What is relevant to Americans today is the realization that such consolidation of government authority, in the hands of one (or many) agents of the federal government, is tyrannical and will eventual lead to the denial of the full panoply of rights all of which should be shielded from bureaucratic despotism.
Finally, apart from the accumulation of powers being accomplished by these alphabet agencies, there is another aspect of this growth of government that is anathema to our republican form of government.
One of the royal abuses of power in the “long train” listed by Thomas Jefferson in the Declaration of Independence seems to accurately describe these agencies’ autocratic agenda.
“He has erected a multitude of new offices, and sent hither swarms of officers to harass our people, and eat out their substance,” Jefferson wrote.
While a trio of federal senators has written a letter to the head of the EPA demanding greater congressional oversight of his agency’s actions, there is another weapon in the arsenal of liberty and constitutional limited government that can be deployed to fight this despotism.
First, it is the duty of state governors and legislators to protect citizens from the enforcement of any act of the federal government not specifically authorized in the Constitution.
As James Madison explained in the Virginia Resolution of 1798:
“In case of a deliberate, palpable, and dangerous exercise of other powers, not granted by the said compact, the states who are parties thereto, have the right, and are in duty bound, to interpose for arresting the progress of the evil, and for maintaining within their respective limits, the authorities, rights and liberties appertaining to them.”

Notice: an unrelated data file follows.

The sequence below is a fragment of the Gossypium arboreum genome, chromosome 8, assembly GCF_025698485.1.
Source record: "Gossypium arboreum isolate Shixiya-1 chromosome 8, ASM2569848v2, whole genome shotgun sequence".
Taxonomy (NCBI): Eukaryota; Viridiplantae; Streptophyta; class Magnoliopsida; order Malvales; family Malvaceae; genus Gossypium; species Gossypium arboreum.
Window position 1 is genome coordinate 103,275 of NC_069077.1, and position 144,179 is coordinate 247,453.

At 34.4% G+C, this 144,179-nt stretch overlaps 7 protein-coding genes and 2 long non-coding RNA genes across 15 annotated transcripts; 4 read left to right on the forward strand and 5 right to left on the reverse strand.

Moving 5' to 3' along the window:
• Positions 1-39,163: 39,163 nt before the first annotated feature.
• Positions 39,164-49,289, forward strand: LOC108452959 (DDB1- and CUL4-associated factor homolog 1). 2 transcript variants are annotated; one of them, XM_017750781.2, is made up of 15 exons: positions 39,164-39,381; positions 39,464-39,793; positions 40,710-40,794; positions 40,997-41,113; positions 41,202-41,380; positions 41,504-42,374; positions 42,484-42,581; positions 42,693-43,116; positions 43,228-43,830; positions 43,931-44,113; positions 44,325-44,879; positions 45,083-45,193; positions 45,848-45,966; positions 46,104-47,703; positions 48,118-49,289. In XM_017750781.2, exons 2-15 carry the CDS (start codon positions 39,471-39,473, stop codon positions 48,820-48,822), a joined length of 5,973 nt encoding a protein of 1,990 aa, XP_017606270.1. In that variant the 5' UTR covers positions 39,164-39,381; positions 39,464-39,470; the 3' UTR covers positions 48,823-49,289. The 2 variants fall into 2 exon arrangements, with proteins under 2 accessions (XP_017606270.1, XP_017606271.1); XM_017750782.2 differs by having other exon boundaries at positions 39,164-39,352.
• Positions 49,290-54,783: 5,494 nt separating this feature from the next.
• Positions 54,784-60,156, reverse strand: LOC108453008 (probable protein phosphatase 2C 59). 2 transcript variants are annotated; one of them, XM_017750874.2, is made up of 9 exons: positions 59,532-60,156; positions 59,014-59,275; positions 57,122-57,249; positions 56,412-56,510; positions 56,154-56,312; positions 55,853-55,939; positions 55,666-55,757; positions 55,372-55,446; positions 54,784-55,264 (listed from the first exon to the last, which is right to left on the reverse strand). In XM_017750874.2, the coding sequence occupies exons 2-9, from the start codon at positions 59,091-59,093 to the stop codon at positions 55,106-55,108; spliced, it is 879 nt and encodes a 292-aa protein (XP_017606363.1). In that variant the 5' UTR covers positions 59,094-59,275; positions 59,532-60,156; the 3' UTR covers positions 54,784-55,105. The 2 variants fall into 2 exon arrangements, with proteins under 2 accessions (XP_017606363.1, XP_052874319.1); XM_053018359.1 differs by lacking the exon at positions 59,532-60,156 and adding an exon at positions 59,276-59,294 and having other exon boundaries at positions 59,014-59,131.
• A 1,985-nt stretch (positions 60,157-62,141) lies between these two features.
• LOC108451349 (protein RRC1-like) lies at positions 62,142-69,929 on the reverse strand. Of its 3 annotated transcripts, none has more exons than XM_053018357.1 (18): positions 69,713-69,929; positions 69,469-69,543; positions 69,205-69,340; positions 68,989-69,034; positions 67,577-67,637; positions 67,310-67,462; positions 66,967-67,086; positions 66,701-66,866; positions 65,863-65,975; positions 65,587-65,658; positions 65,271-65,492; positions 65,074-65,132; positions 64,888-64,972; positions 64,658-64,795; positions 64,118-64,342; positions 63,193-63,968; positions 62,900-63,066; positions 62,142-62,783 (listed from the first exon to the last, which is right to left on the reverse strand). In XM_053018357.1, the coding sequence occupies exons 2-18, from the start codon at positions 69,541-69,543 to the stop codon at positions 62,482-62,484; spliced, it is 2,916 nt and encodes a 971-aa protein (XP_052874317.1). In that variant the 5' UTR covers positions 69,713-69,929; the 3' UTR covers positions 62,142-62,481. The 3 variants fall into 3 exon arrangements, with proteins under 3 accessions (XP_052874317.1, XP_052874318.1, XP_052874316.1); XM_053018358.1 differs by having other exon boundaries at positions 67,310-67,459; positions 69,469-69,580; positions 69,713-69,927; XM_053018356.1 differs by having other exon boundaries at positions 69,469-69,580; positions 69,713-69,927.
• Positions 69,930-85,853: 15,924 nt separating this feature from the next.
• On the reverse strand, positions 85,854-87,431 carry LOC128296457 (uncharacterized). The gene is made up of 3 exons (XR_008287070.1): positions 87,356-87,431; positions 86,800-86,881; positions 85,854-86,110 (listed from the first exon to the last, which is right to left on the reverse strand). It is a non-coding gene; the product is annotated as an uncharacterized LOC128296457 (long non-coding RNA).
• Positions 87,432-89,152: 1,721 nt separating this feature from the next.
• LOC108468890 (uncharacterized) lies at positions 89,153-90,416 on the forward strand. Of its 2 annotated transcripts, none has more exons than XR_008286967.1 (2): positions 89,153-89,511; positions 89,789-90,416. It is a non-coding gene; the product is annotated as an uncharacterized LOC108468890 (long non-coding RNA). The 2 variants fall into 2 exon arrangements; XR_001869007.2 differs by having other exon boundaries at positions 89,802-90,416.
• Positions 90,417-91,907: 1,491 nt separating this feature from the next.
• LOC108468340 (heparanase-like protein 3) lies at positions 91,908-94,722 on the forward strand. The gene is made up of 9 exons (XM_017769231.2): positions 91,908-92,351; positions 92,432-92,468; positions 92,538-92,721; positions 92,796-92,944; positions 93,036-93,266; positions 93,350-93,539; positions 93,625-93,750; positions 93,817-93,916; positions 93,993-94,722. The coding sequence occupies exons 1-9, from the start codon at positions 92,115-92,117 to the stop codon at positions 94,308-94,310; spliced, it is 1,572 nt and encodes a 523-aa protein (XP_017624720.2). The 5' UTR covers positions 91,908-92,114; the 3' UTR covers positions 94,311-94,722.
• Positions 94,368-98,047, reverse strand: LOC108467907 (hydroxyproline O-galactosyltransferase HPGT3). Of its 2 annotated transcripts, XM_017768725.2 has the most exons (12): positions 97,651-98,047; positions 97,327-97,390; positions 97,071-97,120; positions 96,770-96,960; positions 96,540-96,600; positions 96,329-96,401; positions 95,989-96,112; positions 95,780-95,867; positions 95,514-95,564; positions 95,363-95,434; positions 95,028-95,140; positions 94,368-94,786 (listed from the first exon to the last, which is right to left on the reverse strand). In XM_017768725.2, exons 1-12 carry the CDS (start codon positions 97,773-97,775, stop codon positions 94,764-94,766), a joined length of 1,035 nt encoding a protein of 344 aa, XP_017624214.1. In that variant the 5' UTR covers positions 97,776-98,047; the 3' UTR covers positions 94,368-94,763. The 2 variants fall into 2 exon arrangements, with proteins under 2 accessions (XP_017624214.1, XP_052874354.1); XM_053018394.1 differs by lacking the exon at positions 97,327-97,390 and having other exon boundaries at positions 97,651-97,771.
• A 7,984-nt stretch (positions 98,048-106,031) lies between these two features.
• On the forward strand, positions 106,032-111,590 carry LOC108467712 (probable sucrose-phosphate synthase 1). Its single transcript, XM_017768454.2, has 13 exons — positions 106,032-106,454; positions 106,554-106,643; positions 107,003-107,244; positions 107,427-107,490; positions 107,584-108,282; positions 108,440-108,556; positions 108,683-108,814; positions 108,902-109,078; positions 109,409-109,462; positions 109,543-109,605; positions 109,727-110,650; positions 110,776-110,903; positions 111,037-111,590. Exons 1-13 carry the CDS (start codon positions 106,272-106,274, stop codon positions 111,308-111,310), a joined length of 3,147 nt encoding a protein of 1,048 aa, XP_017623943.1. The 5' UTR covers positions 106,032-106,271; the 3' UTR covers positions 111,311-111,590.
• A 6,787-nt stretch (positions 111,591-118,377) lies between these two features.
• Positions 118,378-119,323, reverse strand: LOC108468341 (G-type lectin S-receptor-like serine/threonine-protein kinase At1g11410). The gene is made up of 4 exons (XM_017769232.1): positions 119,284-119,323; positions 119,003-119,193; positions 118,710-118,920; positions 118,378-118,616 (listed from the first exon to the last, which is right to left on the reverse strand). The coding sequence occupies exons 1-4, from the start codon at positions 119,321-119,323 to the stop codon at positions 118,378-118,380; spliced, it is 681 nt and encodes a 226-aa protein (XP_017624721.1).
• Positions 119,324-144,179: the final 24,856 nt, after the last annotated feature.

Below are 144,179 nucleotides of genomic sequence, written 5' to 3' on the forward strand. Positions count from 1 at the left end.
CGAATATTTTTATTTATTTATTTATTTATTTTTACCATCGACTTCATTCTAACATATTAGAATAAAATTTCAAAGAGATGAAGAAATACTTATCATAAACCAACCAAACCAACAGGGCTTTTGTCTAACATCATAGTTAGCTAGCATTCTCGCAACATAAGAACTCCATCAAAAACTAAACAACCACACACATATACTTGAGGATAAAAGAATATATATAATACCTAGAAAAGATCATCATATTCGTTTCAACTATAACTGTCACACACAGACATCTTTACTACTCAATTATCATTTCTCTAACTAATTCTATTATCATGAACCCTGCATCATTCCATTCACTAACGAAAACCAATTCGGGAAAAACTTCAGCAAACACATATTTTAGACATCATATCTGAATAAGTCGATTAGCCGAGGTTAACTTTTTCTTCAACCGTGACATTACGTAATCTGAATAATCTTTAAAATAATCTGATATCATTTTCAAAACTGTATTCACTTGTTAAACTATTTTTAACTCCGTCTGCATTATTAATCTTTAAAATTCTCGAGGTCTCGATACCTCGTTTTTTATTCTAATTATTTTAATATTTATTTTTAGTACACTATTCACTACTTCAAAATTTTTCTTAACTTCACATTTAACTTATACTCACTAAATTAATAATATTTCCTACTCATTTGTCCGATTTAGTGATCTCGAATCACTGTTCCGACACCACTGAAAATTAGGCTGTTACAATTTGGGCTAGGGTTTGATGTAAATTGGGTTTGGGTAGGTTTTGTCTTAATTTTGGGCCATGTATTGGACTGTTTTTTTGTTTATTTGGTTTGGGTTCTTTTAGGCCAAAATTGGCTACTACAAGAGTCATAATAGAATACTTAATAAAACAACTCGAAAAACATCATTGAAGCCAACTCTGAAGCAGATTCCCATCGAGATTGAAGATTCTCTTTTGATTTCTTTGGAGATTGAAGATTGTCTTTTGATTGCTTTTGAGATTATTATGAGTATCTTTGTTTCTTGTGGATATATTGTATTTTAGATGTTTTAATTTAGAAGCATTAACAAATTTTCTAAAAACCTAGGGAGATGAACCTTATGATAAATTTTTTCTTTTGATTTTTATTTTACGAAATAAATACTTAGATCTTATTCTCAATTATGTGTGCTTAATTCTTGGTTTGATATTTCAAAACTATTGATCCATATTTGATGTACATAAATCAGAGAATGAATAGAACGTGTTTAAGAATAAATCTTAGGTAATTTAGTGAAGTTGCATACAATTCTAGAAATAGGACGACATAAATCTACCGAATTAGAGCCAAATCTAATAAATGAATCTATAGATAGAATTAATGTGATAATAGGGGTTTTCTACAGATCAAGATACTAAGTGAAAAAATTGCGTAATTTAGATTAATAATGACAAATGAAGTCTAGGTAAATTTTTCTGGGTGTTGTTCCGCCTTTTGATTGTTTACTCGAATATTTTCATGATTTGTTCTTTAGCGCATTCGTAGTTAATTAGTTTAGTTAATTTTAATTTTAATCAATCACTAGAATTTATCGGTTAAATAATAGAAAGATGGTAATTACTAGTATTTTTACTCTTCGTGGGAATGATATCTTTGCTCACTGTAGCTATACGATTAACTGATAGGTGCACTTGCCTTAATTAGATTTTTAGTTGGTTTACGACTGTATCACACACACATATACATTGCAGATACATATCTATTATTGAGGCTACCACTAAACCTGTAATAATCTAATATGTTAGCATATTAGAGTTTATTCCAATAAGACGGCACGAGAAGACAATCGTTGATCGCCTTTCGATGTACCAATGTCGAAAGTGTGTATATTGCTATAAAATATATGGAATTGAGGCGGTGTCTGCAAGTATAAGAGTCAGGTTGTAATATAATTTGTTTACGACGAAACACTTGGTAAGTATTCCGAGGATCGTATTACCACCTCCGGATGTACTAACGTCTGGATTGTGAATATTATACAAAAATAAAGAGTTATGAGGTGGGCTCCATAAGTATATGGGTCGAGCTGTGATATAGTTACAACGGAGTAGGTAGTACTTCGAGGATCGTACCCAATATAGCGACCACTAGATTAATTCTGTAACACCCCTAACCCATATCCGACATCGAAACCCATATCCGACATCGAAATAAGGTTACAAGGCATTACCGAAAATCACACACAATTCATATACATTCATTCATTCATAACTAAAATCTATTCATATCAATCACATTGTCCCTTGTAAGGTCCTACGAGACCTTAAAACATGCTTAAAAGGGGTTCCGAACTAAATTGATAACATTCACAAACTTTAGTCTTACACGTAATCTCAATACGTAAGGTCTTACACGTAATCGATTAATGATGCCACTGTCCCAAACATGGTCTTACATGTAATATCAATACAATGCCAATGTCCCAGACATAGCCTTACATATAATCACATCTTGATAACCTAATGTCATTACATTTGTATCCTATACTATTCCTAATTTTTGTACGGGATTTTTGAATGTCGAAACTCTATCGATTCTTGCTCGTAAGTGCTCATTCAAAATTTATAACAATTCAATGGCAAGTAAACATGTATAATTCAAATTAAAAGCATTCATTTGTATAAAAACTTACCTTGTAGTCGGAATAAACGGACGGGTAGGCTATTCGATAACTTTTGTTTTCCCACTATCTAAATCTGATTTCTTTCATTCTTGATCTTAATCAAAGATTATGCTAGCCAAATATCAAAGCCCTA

Alexander Hamilton added in The Federalist, No. 78, “There is no position which depends on clearer principles, than that every act of a delegated authority contrary to the tenor of the commission under which it is exercised, is void. No legislative act, therefore, contrary to the constitution, can be valid.”
Nullification occurs when a state, county, city, or other local entity holds as null, void, and of no legal effect any federal act that exceeds the boundaries of its constitutional powers.
Nullification recognizes that states possess the right to invalidate any federal measure that exceeds the few and defined powers allowed the federal government as enumerated in the U.S. Constitution.
States (and their legal subdivisions) retain the right to act as arbiters of the constitutionality of federal acts because they formed the union, and as creators of the compact, they hold ultimate authority as to the limits of the power of the central government to enact laws that are applicable to the states and the citizens thereof.
Despite criticism by those who advocate for a more powerful federal government, nullification would not lead to anarchy, as it is only unconstitutional federal acts that will be subject to state invalidation.
As bureaucratic tyranny increases, so must state refusal to enforce these agency’s edicts and to deny the agents’ access to land within the state’s sovereign borders.
Joe A. Wolverton, II, J.D. is a correspondent for The New American. Follow him on Twitter @TNAJoeWolverton.